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Ranged Integers

is there a simple integer type library around that behaves like normal
integers, i.e has all the same operations, but except the value can
only be in a specific range, like 0 to 100, and if the value is
outside of this range, it will throw an exception or assert fail?

Sep 2 '07 #1
9 1377
In article <11**********************@o80g2000hse.googlegroups .com>,
fo*********@yahoo.com says...
is there a simple integer type library around that behaves like normal
integers, i.e has all the same operations, but except the value can
only be in a specific range, like 0 to 100, and if the value is
outside of this range, it will throw an exception or assert fail?
This might fill the bill:

#include <exception>
#include <iostream>
#include <functional>

template <class T, class less=std::less<T
class bounded {
const T lower_, upper_;
T val_;

bool check(T const &value) {
return less()(value, lower_) || less()(upper_, value);
}

void assign(T const &value) {
if (check(value))
throw std::domain_error("Out of Range");
val_ = value;
}

public:
bounded(T const &lower, T const &upper)
: lower_(lower), upper_(upper) {}

bounded(bounded const &init) { assign(init); }

bounded &operator=(T const &v) { assign(v); return *this; }

operator T() const { return val_; }

friend std::istream &operator>>(std::istream &is, bounded &b) {
T temp;
is >temp;

if (b.check(temp))
is.setstate(std::ios::failbit);
else
b.val_ = temp;
return is;
}
};

--
Later,
Jerry.

The universe is a figment of its own imagination.
Sep 2 '07 #2
On Sep 3, 2:06 am, foothomp...@yahoo.com wrote:
is there a simple integer type library around that behaves like normal
integers, i.e has all the same operations, but except the value can
only be in a specific range, like 0 to 100, and if the value is
outside of this range, it will throw an exception or assert fail?
Hi

I think the solution by Jerry is good and sophisticated. But a simpler
version of range concept that I usually use, is a simple rangle class
offered by Bjarne Stroustrup in his seminars:
// Range concept (for integers)
class Range { // simple value type
int value, low, high; // invariant: low <= value < high
check(int v) { if (!(low<=v && v<high)) throw Range_error(); }
public:
Range(int lo, int v, int hi) : low(lo), value(v), high(hi)
{ check(v); }
Range& operator=(const Range& a) { check(a.v); value = a.value;
return *this; }
Range& operator=(int a) { check(a); value = a; return *this; }
operator int() { return value; }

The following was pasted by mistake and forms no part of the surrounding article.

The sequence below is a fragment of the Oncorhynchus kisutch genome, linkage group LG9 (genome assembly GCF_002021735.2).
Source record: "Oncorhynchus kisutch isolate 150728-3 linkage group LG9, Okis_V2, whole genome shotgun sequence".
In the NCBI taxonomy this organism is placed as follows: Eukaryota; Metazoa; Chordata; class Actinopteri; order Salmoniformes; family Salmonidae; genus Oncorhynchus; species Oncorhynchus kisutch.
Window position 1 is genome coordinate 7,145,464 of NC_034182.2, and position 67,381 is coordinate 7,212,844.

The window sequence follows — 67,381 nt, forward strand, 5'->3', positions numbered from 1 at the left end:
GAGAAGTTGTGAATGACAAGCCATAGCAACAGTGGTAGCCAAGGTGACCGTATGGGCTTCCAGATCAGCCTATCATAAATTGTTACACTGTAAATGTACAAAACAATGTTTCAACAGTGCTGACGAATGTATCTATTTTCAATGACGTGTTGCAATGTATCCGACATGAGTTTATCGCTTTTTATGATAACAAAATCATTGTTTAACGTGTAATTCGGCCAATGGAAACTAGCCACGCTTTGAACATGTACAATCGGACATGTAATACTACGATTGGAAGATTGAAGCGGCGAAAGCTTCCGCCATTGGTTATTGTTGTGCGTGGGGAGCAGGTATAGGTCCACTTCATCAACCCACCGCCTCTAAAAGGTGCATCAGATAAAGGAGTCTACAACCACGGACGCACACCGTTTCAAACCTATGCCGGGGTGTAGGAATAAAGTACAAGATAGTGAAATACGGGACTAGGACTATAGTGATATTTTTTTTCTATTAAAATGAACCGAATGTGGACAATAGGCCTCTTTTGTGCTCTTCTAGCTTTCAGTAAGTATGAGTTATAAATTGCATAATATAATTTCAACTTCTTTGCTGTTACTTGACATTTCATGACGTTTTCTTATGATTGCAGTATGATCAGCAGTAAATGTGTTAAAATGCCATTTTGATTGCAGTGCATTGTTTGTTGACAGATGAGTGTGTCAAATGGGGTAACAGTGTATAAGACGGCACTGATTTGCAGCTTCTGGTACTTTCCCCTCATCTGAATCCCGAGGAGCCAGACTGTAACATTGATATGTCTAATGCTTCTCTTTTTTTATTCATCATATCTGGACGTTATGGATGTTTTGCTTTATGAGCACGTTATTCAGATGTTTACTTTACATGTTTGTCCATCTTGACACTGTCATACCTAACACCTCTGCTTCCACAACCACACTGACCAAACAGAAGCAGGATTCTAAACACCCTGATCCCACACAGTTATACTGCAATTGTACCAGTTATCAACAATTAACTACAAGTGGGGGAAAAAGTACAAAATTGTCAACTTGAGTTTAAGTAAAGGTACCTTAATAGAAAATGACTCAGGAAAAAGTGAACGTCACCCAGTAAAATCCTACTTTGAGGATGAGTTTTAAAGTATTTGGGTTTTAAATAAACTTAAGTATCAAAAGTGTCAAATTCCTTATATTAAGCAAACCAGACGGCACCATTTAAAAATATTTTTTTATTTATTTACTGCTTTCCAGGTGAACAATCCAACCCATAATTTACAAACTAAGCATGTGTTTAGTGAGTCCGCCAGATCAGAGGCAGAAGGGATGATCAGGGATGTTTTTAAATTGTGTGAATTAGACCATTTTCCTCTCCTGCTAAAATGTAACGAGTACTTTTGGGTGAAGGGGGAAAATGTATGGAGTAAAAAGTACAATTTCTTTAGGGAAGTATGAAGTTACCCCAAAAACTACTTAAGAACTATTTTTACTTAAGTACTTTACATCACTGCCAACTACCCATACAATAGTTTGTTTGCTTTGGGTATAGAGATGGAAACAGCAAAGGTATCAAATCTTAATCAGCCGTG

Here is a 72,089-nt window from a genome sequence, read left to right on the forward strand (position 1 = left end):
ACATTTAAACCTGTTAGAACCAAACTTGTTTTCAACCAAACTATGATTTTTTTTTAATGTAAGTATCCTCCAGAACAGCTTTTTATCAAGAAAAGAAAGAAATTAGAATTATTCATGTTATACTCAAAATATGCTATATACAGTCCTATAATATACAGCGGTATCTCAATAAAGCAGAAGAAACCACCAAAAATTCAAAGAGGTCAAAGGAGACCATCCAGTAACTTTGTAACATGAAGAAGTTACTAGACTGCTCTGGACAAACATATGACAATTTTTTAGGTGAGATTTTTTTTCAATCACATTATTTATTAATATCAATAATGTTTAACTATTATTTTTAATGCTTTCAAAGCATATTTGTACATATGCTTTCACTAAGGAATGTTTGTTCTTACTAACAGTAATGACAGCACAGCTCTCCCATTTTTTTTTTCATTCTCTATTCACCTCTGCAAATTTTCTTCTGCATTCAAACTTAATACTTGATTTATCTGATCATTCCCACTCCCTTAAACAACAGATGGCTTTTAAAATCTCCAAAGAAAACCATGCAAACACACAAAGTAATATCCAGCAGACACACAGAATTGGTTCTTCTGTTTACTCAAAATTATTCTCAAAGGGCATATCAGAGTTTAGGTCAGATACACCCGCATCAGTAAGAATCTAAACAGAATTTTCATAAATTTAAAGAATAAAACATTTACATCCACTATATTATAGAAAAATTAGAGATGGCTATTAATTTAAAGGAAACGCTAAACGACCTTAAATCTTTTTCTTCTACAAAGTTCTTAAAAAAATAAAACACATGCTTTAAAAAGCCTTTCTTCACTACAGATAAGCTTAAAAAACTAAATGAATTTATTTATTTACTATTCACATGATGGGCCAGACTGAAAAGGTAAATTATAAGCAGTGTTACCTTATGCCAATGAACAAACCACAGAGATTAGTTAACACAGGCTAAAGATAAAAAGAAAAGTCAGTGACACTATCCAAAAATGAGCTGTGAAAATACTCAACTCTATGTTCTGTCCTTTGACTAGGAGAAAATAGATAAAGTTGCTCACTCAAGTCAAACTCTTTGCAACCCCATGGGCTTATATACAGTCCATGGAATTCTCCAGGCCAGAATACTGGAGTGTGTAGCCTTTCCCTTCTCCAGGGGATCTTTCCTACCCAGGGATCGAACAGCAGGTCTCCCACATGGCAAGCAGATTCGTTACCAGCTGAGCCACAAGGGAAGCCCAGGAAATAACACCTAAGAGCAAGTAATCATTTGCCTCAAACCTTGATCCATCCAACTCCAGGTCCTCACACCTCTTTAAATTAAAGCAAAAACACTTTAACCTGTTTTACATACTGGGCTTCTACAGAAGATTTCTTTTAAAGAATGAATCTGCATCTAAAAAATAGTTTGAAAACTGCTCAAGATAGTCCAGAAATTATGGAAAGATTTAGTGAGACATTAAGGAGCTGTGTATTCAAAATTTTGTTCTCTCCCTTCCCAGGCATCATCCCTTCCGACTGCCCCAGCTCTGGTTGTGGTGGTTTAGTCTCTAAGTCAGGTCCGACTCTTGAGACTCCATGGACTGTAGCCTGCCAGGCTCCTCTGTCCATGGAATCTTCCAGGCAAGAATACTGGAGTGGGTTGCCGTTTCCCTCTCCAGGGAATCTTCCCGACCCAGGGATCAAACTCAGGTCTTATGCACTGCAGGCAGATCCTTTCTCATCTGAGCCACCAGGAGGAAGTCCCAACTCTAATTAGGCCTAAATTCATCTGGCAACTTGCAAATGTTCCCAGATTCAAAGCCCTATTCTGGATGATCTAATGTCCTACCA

};

Regards,
Saeed Amrollahi

Sep 3 '07 #3
On Sep 3, 4:47 am, Jerry Coffin <jcof...@taeus.comwrote:
In article <1188774365.772466.314...@o80g2000hse.googlegroups .com>,
foothomp...@yahoo.com says...
is there a simple integer type library around that behaves like normal
integers, i.e has all the same operations, but except the value can
only be in a specific range, like 0 to 100, and if the value is
outside of this range, it will throw an exception or assert fail?

This might fill the bill:

#include <exception>
#include <iostream>
#include <functional>

template <class T, class less=std::less<T
class bounded {
const T lower_, upper_;
T val_;

bool check(T const &value) {
return less()(value, lower_) || less()(upper_, value);
}

void assign(T const &value) {
if (check(value))
throw std::domain_error("Out of Range");
val_ = value;
}

public:
bounded(T const &lower, T const &upper)
: lower_(lower), upper_(upper) {}

bounded(bounded const &init) { assign(init); }
doubt: for copy c'tor here, will the lower_ & upper_ get initialized?
bounded &operator=(T const &v) { assign(v); return *this; }

operator T() const { return val_; }

friend std::istream &operator>>(std::istream &is, bounded &b) {
T temp;
is >temp;

if (b.check(temp))
is.setstate(std::ios::failbit);
else
b.val_ = temp;
return is;
}

};

--
Later,
Jerry.

The universe is a figment of its own imagination.

Sep 3 '07 #4
bu******@googlemail.com wrote:
>[snip]

void assign(T const &value) {
if (check(value))
throw std::domain_error("Out of Range");
val_ = value;
}

public:
bounded(T const &lower, T const &upper)
: lower_(lower), upper_(upper) {}

bounded(bounded const &init) { assign(init); }

doubt: for copy c'tor here, will the lower_ & upper_ get initialized?
No. Since lower_ and upper_ are declared const you cannot assign them any
values. However, you can initialize them in the copy-constructor, like so:

bounded(const bounded& init)